Definition of fund noun from the Oxford Advanced Learner's Dictionary

        

    fund

     noun
    noun
    BrE BrE//fʌnd//
     
    ; NAmE NAmE//fʌnd//
     
    Economy, Running a business
     
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  1. 1  [countable] an amount of money that has been saved or has been made available for a particular purpose a disaster relief fund the company’s pension fund the International Monetary Fund see also hedge fund Wordfinderasset, bond, capital, dividend, equity, fund, interest, invest, portfolio, share See related entries: Economy
  2. 2  funds [plural] money that is available to be spent government funds The hospital is trying to raise funds for a new kidney machine. The project has been cancelled because of lack of funds I'm short of funds at the moment—can I pay you back next week? CollocationsFinanceIncome earn money/​cash/(informal) a fortune make money/​a fortune/(informal) a killing on the stock market acquire/​inherit/​amass wealth/​a fortune build up funds/​savings get/​receive/​leave (somebody) an inheritance/​a legacy live on a low wage/​a fixed income/​a pension get/​receive/​draw/​collect a pension depend/​be dependent on (British English) benefits/(North American English) welfare/​social securityExpenditure spend money/​your savings/(informal) a fortune on… invest/​put your savings in… throw away/​waste/ (informal) shell out money on… lose your money/​inheritance/​pension use up/ (informal) wipe out all your savings pay (in) cash use/​pay by a credit/​debit card pay by/​make out a/​write somebody a/​accept a (British English) cheque/(US English) check change/​exchange money/​currency/(British English) traveller’s cheques/(US English) traveler’s checks give/​pay/​leave (somebody) a depositBanks have/​hold/​open/​close/​freeze a bank account/​an account credit/​debit/​pay something into/​take money out of your account deposit money/​funds in your account withdraw money/​cash/£30 from an ATM, etc. (formal) make a deposit/​withdrawal find/​go to/​use (especially North American English) an ATM/(British English) a cash machine/​dispenser be in credit/​in debit/​in the black/​in the red/​overdrawnPersonal finance manage/​handle/​plan/​run/ (especially British English) sort out your finances plan/​manage/​work out/​stick to a budget offer/​extend credit (to somebody) arrange/​take out a loan/​an overdraft pay back/​repay money/​a loan/​a debt pay for something in (especially British English) instalments/(usually North American English) installmentsFinancial difficulties get into debt/​financial difficulties be short of/ (informal) be strapped for cash run out of/​owe money face/​get/ (informal) be landed with a bill for £… can’t afford the cost of…/payments/​rent fall behind with/ (especially North American English) fall behind on the mortgage/​repayments/​rent incur/​run up/​accumulate debts tackle/​reduce/​settle your debts See related entries: Running a business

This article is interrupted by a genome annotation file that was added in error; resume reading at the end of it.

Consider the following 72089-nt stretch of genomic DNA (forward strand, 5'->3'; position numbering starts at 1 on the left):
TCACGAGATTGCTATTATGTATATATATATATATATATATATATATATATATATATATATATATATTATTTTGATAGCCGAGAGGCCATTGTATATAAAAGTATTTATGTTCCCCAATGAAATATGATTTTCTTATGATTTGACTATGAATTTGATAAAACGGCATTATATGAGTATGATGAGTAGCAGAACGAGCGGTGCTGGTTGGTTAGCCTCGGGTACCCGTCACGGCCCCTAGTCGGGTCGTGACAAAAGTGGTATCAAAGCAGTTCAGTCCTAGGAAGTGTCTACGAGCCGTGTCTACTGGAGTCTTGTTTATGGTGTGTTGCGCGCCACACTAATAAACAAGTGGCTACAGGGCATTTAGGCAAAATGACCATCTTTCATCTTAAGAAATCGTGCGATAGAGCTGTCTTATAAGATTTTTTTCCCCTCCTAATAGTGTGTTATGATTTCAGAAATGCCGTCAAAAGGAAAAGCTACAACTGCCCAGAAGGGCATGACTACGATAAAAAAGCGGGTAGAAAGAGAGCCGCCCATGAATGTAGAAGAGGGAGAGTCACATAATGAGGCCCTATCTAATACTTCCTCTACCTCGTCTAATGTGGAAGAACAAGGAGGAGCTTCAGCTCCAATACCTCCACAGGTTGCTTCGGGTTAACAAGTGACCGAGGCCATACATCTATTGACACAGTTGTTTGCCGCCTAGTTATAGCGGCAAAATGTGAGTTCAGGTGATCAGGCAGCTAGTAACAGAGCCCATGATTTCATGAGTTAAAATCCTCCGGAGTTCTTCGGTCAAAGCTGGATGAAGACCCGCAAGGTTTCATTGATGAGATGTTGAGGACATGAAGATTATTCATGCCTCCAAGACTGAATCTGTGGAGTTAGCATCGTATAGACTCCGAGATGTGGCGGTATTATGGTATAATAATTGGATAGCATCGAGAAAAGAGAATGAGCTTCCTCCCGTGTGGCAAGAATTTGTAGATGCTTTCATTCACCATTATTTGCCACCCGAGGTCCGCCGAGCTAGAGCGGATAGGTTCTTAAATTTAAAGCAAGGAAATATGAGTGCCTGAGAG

3. 3[singular] fund of something an amount or a supply of something a fund of knowledge
  4. Word Origin mid 17th cent.: from Latin fundus ‘bottom, piece of landed property’. The earliest sense was ‘the bottom or lowest part’, later ‘foundation or basis’; the association with money has perhaps arisen from the idea of landed property being a source of wealth.Extra examples Clients can withdraw funds without any notice. Funds from the event will support the work of the hospice. Funds will be made available to ensure the provision of hospital services. It will be a challenge to raise campaign funds for the election. Most of the funds are spent on software. The current account offers savers instant access to funds. The fund was invested in a range of state bonds. The funds are earmarked for the health sector. The government is to channel more funds into local development schemes. The money received is paid directly into a pension fund. The newspaper launched an appeal fund for victims of the disaster. The project was hampered by lack of funds. The school is appealing for funds to invest in new equipment. There are only limited funds available. There is currently over $200 000 in the fund. They don’t want to draw on the fund unless they have to. They set up an investment fund to provide money for their retirement. They voted to withhold funds from any organization which didn’t sign the agreement. We are short of funds at the moment, so we are not going on holiday. We have insufficient funds to pay for the building work. We’re short of funds at the moment. a benevolent fund for retired actors a charity event to raise funds for local schools the flow of funds between various economic sectors He’s been paying into the firm’s pension fund for thirty years. Oxfam has launched an appeal fund for famine victims in southern Africa. She made a donation to the local cancer relief fund. The International Monetary Fund is lending $290 million for construction of the oil pipeline.
See the Oxford Advanced American Dictionary entry: fund